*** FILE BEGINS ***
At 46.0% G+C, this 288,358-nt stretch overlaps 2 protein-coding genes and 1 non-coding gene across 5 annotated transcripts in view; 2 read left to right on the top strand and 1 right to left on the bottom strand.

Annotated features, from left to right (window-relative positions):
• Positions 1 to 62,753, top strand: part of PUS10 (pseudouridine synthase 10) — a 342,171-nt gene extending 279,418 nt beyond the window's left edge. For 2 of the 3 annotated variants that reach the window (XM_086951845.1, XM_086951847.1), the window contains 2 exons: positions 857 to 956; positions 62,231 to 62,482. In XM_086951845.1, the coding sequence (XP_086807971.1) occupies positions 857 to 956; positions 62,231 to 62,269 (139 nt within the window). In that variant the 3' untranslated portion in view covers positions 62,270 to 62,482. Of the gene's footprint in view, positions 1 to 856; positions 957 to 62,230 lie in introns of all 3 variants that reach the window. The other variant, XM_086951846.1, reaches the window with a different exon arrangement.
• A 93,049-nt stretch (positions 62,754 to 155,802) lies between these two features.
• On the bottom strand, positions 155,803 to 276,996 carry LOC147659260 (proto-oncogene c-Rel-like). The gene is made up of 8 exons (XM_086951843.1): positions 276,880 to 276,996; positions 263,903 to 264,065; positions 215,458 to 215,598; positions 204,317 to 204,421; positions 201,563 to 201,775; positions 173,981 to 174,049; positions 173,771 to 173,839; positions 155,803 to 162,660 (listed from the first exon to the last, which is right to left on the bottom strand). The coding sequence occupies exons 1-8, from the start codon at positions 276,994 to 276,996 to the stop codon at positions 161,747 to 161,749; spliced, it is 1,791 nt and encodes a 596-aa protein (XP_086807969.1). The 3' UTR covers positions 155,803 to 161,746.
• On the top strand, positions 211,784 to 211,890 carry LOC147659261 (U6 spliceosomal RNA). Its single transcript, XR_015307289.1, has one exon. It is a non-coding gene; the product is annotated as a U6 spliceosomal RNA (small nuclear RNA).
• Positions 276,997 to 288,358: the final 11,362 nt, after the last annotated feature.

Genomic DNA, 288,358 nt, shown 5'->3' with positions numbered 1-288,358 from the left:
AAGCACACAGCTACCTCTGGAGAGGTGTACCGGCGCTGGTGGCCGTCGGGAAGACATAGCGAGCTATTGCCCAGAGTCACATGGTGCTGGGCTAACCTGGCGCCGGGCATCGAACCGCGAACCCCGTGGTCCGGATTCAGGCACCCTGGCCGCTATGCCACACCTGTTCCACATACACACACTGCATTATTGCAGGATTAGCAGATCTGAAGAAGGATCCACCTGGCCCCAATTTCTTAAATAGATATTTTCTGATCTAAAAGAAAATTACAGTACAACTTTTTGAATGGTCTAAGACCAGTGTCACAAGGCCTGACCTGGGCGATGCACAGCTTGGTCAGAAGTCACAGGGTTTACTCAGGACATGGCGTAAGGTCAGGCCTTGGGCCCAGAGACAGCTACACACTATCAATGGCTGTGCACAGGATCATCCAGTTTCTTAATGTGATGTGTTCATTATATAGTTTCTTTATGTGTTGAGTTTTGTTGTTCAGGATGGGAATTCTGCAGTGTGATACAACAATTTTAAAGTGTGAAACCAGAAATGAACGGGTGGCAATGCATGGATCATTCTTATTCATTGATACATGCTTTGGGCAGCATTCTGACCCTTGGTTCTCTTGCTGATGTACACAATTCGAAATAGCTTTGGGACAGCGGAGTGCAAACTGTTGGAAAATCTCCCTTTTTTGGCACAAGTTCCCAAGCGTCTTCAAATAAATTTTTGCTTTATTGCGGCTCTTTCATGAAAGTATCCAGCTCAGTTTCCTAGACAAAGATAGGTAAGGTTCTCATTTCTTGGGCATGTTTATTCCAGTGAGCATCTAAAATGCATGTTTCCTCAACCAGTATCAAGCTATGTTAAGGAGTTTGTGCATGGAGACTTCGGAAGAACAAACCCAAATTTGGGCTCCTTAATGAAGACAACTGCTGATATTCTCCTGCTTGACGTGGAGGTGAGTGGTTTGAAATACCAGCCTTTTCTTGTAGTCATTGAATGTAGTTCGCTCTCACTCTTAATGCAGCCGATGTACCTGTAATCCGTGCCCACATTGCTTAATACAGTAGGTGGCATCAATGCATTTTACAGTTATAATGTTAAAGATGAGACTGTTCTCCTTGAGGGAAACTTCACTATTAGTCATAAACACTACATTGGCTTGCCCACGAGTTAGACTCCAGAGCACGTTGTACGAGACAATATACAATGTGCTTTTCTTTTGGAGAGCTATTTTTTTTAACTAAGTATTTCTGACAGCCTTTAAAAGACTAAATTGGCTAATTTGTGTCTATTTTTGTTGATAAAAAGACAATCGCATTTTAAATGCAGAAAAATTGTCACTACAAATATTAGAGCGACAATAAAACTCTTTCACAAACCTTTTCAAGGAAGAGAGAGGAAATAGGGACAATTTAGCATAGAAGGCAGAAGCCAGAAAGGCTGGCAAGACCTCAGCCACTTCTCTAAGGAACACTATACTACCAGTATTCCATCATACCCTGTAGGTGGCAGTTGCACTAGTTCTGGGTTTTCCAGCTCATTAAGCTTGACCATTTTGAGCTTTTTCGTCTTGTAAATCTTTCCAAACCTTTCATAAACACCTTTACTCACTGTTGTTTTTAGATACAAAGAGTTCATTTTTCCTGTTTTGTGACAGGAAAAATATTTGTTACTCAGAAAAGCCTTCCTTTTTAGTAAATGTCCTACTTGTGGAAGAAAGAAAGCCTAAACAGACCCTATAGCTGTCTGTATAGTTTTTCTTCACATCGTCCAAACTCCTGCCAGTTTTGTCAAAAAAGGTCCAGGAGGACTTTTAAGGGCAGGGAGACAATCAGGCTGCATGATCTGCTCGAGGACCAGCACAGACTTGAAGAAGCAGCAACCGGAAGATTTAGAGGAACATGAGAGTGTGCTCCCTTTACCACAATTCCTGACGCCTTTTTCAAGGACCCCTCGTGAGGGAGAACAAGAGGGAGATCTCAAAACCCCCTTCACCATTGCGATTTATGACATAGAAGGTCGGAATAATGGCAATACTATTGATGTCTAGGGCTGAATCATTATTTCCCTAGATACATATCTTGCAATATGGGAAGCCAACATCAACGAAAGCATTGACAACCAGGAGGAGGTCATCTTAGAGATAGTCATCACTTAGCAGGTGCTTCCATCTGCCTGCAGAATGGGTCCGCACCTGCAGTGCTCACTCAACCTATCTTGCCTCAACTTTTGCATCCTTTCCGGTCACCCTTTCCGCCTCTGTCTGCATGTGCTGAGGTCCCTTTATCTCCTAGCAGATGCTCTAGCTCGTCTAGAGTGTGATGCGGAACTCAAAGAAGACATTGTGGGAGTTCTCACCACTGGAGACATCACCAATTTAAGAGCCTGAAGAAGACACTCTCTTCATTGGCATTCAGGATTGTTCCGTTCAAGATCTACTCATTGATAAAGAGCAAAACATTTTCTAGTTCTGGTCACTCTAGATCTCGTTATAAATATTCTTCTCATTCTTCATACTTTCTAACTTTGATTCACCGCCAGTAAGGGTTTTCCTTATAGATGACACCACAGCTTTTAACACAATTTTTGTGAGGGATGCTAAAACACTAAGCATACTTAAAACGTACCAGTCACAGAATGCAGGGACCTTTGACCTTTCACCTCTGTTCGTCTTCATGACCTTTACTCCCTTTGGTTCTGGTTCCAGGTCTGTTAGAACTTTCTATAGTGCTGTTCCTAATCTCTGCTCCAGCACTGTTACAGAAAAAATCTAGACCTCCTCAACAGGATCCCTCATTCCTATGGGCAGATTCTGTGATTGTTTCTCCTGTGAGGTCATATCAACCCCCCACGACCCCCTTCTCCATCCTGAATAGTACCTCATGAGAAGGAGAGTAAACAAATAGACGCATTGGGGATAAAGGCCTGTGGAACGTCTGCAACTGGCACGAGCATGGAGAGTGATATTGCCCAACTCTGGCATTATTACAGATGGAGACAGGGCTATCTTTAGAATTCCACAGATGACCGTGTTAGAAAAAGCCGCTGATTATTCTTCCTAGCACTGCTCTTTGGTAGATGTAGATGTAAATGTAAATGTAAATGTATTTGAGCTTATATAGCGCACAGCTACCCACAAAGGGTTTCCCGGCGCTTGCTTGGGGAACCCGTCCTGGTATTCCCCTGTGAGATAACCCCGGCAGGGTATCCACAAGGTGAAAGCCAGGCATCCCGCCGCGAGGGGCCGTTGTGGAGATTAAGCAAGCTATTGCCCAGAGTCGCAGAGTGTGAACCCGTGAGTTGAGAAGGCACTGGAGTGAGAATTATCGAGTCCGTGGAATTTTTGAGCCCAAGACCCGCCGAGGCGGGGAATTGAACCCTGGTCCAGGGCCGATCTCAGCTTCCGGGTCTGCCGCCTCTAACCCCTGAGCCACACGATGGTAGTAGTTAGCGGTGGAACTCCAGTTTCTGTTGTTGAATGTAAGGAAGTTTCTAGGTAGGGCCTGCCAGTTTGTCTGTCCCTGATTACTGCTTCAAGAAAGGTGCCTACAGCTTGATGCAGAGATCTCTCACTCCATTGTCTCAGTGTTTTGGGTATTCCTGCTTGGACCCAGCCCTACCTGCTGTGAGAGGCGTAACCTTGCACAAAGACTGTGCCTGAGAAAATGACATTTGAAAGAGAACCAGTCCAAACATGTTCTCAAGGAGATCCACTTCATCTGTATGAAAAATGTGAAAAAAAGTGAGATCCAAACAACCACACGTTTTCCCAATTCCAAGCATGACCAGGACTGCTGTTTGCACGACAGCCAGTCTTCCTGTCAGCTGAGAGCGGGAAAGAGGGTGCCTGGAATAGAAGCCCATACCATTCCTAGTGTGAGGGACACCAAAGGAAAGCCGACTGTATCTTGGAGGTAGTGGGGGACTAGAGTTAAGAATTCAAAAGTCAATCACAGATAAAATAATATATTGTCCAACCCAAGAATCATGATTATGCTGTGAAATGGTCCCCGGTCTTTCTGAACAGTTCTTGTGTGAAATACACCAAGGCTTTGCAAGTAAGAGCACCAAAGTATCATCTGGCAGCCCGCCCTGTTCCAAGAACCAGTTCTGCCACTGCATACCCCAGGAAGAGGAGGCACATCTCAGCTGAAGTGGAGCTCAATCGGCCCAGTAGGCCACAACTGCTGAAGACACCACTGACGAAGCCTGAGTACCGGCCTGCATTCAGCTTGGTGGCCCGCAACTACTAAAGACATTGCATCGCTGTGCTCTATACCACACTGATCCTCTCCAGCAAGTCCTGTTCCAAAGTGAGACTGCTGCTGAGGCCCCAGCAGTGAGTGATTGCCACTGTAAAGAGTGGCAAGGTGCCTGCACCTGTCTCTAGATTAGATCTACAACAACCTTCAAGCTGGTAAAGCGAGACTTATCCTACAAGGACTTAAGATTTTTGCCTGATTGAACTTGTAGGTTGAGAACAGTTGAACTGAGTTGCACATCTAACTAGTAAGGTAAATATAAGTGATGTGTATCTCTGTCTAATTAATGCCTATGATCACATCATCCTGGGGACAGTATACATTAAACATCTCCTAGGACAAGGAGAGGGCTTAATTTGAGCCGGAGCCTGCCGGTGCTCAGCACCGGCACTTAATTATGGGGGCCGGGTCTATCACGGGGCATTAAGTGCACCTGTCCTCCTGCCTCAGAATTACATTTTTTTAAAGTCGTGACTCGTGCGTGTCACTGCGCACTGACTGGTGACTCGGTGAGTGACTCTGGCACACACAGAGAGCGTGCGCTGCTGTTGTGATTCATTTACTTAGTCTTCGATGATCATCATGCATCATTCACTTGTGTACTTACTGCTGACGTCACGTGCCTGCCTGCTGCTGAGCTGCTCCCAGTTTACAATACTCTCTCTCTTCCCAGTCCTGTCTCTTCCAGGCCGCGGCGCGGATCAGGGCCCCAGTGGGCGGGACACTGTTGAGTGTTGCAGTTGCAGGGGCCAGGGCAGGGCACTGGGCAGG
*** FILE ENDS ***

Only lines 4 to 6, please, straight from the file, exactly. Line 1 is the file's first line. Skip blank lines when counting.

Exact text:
• A 93,049-nt stretch (positions 62,754 to 155,802) lies between these two features.
• On the bottom strand, positions 155,803 to 276,996 carry LOC147659260 (proto-oncogene c-Rel-like). The gene is made up of 8 exons (XM_086951843.1): positions 276,880 to 276,996; positions 263,903 to 264,065; positions 215,458 to 215,598; positions 204,317 to 204,421; positions 201,563 to 201,775; positions 173,981 to 174,049; positions 173,771 to 173,839; positions 155,803 to 162,660 (listed from the first exon to the last, which is right to left on the bottom strand). The coding sequence occupies exons 1-8, from the start codon at positions 276,994 to 276,996 to the stop codon at positions 161,747 to 161,749; spliced, it is 1,791 nt and encodes a 596-aa protein (XP_086807969.1). The 3' UTR covers positions 155,803 to 161,746.
• On the top strand, positions 211,784 to 211,890 carry LOC147659261 (U6 spliceosomal RNA). Its single transcript, XR_015307289.1, has one exon. It is a non-coding gene; the product is annotated as a U6 spliceosomal RNA (small nuclear RNA).